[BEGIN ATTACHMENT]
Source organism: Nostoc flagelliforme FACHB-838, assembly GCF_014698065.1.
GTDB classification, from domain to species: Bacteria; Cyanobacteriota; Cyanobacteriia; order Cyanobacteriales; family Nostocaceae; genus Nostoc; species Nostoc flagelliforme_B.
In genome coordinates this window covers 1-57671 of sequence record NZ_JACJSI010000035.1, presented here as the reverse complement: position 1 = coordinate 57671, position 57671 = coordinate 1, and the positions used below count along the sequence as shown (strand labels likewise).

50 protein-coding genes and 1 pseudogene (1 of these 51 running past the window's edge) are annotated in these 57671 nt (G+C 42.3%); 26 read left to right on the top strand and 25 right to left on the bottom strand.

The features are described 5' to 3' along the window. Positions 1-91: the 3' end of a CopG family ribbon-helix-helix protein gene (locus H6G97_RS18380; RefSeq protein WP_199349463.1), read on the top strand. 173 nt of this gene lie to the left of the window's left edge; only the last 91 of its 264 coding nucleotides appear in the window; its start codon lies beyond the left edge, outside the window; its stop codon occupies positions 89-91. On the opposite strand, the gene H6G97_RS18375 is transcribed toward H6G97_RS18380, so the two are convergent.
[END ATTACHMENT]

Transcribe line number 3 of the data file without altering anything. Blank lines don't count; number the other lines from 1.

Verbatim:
In genome coordinates this window covers 1-57671 of sequence record NZ_JACJSI010000035.1, presented here as the reverse complement: position 1 = coordinate 57671, position 57671 = coordinate 1, and the positions used below count along the sequence as shown (strand labels likewise).